Its selective detectors, together with its ability to connect a mass spectrometer (MS) for peak identification, make gas chromatography (GC) the most popular chromatographic method. HPLC separates and detects at ambient temperatures. For this reason, agencies such as the U.S. Food and Drug Administration (FDA) have adopted and recommended HPLC for the analysis of thermally labile, nonvolatile, highly polar compounds. Capillary electrophoresis (CE) is a relatively new but rapidly growing separation technique. It is not yet used in the routine analysis of food, however. Originally CE was applied primarily in the analysis of biological macromolecules, but it also has been used to separate amino acids, chiral drugs, vitamins, pesticides, inorganic ions, organic acids, dyes, and surfactants.1, 2, 3 Part 1 is a catalog of analyses of compounds in foods. Each section features individual chromatograms and suggests appropriate HPLC equipment. In addition, we list chromatographic parameters as well as the performance characteristics that you can expect using the methods shown. In part 2 we examine sample preparation and explain the principles behind the operation of each part of an HPLC systemsampling systems, pumps, and detectorsas well as instrument control and data evaluation stations. In the last of 11 chapters, we discuss the performance criteria for HPLC, which are critical for obtaining reliable and accurate results. Part 3 contains a bibliography and an index.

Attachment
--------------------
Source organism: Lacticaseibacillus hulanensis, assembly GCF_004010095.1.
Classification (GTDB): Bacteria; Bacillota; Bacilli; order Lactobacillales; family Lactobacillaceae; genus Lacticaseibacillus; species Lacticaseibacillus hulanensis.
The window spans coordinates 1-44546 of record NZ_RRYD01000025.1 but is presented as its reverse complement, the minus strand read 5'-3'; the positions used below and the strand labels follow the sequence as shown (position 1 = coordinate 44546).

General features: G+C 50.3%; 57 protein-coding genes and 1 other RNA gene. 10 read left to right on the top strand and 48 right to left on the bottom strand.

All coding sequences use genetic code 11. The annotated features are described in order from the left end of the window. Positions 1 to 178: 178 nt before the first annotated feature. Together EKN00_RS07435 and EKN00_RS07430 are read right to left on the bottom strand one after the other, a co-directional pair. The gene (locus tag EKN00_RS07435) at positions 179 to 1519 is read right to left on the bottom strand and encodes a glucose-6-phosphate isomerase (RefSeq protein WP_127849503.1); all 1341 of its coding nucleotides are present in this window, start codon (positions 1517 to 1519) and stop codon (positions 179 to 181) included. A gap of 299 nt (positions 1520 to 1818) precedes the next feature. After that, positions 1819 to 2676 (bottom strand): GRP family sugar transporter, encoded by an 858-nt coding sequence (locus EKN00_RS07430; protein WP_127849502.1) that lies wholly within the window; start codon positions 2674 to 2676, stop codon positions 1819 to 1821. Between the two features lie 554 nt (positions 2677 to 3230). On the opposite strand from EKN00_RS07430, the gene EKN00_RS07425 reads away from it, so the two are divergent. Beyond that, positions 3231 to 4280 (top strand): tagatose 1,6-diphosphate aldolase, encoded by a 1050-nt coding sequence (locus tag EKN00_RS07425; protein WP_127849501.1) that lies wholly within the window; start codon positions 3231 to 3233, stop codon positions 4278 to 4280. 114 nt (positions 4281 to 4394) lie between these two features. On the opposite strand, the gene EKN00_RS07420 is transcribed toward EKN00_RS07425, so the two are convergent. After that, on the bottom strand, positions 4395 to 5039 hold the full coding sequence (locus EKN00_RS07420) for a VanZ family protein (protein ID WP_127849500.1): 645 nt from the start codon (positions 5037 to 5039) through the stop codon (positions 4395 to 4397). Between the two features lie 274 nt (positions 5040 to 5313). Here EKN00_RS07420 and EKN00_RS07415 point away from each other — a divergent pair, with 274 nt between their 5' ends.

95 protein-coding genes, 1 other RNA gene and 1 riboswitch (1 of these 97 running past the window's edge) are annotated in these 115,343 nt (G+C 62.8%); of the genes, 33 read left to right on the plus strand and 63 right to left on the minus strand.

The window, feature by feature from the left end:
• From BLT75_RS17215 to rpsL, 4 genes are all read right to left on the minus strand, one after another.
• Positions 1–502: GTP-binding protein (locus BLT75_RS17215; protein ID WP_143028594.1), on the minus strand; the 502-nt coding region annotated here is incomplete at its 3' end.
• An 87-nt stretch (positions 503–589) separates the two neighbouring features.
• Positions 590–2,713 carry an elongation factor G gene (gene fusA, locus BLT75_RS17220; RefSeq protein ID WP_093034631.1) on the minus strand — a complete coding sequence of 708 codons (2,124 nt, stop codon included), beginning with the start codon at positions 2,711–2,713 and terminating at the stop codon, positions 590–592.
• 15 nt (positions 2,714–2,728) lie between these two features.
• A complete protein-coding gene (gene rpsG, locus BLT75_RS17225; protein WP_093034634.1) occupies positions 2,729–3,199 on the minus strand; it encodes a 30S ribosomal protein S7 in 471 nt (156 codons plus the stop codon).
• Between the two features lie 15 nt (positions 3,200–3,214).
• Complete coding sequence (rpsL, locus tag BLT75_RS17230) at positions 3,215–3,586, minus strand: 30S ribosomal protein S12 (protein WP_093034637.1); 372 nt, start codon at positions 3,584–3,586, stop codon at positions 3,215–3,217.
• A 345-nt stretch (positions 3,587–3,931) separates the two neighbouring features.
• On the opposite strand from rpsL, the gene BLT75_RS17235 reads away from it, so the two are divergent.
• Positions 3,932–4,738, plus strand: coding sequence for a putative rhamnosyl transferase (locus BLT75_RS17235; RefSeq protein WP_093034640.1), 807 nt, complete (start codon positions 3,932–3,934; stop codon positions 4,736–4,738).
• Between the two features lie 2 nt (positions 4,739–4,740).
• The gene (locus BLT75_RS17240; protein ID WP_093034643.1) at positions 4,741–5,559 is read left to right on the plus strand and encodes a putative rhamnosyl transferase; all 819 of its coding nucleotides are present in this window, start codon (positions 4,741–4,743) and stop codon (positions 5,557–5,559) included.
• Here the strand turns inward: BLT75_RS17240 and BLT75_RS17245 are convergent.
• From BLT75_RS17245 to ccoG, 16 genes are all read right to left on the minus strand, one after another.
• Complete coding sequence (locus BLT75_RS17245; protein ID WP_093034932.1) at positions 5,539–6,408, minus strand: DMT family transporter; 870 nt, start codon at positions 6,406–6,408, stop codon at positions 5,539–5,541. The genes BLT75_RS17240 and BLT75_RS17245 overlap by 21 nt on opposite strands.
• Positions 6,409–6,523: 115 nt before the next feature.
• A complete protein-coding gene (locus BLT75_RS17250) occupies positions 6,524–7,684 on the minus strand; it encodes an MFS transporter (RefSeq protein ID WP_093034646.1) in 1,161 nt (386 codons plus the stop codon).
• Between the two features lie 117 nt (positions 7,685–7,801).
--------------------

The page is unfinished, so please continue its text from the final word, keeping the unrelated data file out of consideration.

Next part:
V